CIS Ph.D. student Drew Abney has been interviewed for dugdug.com, a science news website that covers intriguing findings across a range of disciplines, including focused coverage of special topics. Recently writers on dugdug.com put together a special series on memory research, and have featured some work by Drew. Drew’s recently published paper is on “prospective memory”:
Prospective memory – a type of memory – involves remembering to perform an intended task at a particular event or at a certain time in the future. For example, when doing your bills on Sunday night, you might plan on putting the paid bill in the mailbox on your way to work on Monday morning. Most of the time we remember, but of course, we sometimes forget to mail out the paid bill. Importantly, in addition to intending to mail the paid bill, we are also engaged in other intended tasks and activities, and thus, our attention will not always be directed to one particular thing throughout our day.
Researchers studying prospective memory are interested in the factors that lead us to remember or forget to perform an intended action, the potential processes that facilitate these outcomes, and from an applied angle, which populations show deficits and differences.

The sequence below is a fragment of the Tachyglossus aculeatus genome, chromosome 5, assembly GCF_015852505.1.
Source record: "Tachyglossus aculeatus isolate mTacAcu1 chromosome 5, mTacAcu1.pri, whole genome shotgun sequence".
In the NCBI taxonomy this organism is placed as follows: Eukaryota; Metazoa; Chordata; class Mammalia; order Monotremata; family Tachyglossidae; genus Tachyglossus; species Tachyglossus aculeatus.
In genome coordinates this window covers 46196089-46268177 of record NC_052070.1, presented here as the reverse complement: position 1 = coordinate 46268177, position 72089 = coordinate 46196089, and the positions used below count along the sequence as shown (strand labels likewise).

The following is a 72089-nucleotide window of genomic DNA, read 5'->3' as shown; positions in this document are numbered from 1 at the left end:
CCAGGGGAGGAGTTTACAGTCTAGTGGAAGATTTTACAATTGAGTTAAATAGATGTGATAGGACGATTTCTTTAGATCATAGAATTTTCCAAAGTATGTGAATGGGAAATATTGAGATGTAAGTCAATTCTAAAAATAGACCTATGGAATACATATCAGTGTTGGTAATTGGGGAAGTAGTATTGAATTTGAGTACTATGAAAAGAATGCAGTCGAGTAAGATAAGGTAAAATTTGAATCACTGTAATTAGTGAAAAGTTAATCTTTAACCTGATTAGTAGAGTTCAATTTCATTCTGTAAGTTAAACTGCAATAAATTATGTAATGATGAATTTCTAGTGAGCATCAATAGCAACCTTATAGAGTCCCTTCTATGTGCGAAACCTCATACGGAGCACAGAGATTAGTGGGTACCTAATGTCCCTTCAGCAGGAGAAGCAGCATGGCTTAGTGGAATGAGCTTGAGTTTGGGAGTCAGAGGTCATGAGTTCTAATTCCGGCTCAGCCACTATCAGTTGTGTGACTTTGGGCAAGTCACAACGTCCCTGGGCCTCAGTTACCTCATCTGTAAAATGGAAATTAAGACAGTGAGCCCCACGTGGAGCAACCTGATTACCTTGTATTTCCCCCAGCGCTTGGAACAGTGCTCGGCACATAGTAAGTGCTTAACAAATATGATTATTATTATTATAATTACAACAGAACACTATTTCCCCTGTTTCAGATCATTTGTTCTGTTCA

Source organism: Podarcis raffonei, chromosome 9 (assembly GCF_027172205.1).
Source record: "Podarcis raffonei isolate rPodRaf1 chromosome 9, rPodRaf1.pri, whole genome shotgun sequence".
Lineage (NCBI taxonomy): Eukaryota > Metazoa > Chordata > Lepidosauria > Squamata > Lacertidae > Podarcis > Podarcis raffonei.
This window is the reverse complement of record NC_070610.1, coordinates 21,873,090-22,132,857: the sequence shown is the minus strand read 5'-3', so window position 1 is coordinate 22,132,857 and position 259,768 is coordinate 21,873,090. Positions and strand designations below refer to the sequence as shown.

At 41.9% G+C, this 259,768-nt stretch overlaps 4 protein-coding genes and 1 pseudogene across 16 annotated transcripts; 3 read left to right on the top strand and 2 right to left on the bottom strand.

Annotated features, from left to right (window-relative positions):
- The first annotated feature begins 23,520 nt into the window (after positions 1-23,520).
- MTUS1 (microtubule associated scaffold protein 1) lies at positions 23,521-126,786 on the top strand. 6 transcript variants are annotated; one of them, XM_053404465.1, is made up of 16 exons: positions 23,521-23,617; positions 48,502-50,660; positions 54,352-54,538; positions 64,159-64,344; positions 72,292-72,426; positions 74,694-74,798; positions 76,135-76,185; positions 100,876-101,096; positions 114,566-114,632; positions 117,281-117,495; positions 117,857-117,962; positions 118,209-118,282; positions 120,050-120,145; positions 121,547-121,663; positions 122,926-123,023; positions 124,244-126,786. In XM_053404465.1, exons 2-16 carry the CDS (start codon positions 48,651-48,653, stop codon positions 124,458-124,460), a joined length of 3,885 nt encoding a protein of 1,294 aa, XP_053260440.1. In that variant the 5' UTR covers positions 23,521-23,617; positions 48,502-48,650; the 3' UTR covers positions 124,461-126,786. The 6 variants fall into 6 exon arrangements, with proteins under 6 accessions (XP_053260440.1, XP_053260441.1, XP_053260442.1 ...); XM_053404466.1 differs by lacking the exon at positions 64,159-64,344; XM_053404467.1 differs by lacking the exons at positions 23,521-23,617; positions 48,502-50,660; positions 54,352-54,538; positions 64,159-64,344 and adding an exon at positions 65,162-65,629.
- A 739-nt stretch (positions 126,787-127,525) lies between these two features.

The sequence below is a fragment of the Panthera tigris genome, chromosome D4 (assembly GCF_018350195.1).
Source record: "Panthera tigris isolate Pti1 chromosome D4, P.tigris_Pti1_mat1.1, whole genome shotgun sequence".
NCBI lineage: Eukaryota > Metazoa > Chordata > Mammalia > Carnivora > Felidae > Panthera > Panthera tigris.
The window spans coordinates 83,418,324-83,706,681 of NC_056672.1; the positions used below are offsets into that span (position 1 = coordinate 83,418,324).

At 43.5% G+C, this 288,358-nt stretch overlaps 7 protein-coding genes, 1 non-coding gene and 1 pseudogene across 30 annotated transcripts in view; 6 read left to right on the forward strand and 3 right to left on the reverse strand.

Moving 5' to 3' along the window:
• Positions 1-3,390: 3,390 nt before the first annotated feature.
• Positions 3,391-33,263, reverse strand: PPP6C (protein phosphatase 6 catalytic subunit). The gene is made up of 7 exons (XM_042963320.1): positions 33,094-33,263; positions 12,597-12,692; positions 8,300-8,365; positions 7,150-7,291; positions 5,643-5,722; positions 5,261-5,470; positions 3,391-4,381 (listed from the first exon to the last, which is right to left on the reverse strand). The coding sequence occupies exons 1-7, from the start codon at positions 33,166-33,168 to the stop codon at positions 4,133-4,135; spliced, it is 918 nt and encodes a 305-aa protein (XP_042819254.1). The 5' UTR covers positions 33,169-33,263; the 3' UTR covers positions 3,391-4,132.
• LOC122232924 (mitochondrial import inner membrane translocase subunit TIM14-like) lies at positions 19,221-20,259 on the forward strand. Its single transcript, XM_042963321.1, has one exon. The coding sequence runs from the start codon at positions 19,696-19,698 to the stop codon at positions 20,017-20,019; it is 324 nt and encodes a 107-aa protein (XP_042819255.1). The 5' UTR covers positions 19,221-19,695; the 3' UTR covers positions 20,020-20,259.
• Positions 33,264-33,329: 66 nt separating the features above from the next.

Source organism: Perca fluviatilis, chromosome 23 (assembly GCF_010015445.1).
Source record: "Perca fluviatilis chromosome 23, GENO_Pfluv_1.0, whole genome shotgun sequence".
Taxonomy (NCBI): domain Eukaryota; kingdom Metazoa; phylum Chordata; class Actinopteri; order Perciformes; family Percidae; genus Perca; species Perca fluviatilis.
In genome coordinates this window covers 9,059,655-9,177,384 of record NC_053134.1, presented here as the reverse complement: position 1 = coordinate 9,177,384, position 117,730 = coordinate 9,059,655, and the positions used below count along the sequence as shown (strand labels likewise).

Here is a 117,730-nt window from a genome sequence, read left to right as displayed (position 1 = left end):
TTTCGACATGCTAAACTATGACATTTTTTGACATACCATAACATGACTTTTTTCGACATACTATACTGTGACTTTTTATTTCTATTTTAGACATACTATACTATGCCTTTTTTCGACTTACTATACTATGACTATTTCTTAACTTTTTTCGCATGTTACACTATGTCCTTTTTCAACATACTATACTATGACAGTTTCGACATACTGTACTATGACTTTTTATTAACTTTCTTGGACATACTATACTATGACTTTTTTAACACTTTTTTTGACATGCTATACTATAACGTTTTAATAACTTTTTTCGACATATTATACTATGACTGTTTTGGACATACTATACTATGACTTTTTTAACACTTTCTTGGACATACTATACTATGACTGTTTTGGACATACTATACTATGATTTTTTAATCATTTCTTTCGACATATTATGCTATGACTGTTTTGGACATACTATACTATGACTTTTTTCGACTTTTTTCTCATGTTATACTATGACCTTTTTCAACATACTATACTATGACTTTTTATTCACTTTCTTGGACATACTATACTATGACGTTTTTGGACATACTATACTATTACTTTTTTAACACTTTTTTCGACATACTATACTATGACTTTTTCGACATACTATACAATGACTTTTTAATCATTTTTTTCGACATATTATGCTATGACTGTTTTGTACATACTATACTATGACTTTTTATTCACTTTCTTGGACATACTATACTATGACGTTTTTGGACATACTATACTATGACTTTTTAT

This particular study attempted to address the interactive effects of a number of factors that most likely contribute to differing degrees of successful prospective memory performance. Specifically, we investigated how the amount of attention or effort you were giving to other parts of the experiment, beyond those of remembering to perform an intended task, affected memory performance. Going back to the example of mailing the paid bill, maybe your Monday morning was a busy one, and thus, your attention was directed to other tasks such as getting the kids to the bus stop or reviewing your notes for an upcoming meeting. Having your attention directed elsewhere might contribute to the likelihood of successfully performing the intended task of mailing out the paid bill on your way to work. Even more, we further asked how these attentional effects might interact with different types of environmental situations.
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(Drew is also an avid climber, and frequently visits Yosemite from Merced.)